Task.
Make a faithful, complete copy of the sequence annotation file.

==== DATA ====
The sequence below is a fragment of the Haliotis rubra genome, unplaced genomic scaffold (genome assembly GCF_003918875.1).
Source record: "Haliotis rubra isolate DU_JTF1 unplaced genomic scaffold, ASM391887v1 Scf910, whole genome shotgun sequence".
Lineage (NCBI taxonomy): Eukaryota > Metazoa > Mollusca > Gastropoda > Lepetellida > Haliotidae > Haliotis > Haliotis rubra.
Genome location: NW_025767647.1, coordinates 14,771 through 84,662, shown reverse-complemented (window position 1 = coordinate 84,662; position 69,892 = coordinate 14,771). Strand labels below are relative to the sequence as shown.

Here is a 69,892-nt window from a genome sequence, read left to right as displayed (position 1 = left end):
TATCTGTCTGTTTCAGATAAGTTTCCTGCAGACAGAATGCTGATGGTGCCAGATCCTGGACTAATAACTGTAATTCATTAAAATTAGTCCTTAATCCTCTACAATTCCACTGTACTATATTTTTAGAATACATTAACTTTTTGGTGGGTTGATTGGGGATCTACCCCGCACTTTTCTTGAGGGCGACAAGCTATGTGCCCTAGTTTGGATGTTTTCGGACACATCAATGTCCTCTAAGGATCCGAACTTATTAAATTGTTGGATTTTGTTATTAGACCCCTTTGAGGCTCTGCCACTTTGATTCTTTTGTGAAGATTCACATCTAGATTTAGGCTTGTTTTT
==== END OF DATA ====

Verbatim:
The sequence below is a fragment of the Haliotis rubra genome, unplaced genomic scaffold (genome assembly GCF_003918875.1).
Source record: "Haliotis rubra isolate DU_JTF1 unplaced genomic scaffold, ASM391887v1 Scf910, whole genome shotgun sequence".
Lineage (NCBI taxonomy): Eukaryota > Metazoa > Mollusca > Gastropoda > Lepetellida > Haliotidae > Haliotis > Haliotis rubra.
Genome location: NW_025767647.1, coordinates 14,771 through 84,662, shown reverse-complemented (window position 1 = coordinate 84,662; position 69,892 = coordinate 14,771). Strand labels below are relative to the sequence as shown.

Here is a 69,892-nt window from a genome sequence, read left to right as displayed (position 1 = left end):
TATCTGTCTGTTTCAGATAAGTTTCCTGCAGACAGAATGCTGATGGTGCCAGATCCTGGACTAATAACTGTAATTCATTAAAATTAGTCCTTAATCCTCTACAATTCCACTGTACTATATTTTTAGAATACATTAACTTTTTGGTGGGTTGATTGGGGATCTACCCCGCACTTTTCTTGAGGGCGACAAGCTATGTGCCCTAGTTTGGATGTTTTCGGACACATCAATGTCCTCTAAGGATCCGAACTTATTAAATTGTTGGATTTTGTTATTAGACCCCTTTGAGGCTCTGCCACTTTGATTCTTTTGTGAAGATTCACATCTAGATTTAGGCTTGTTTTT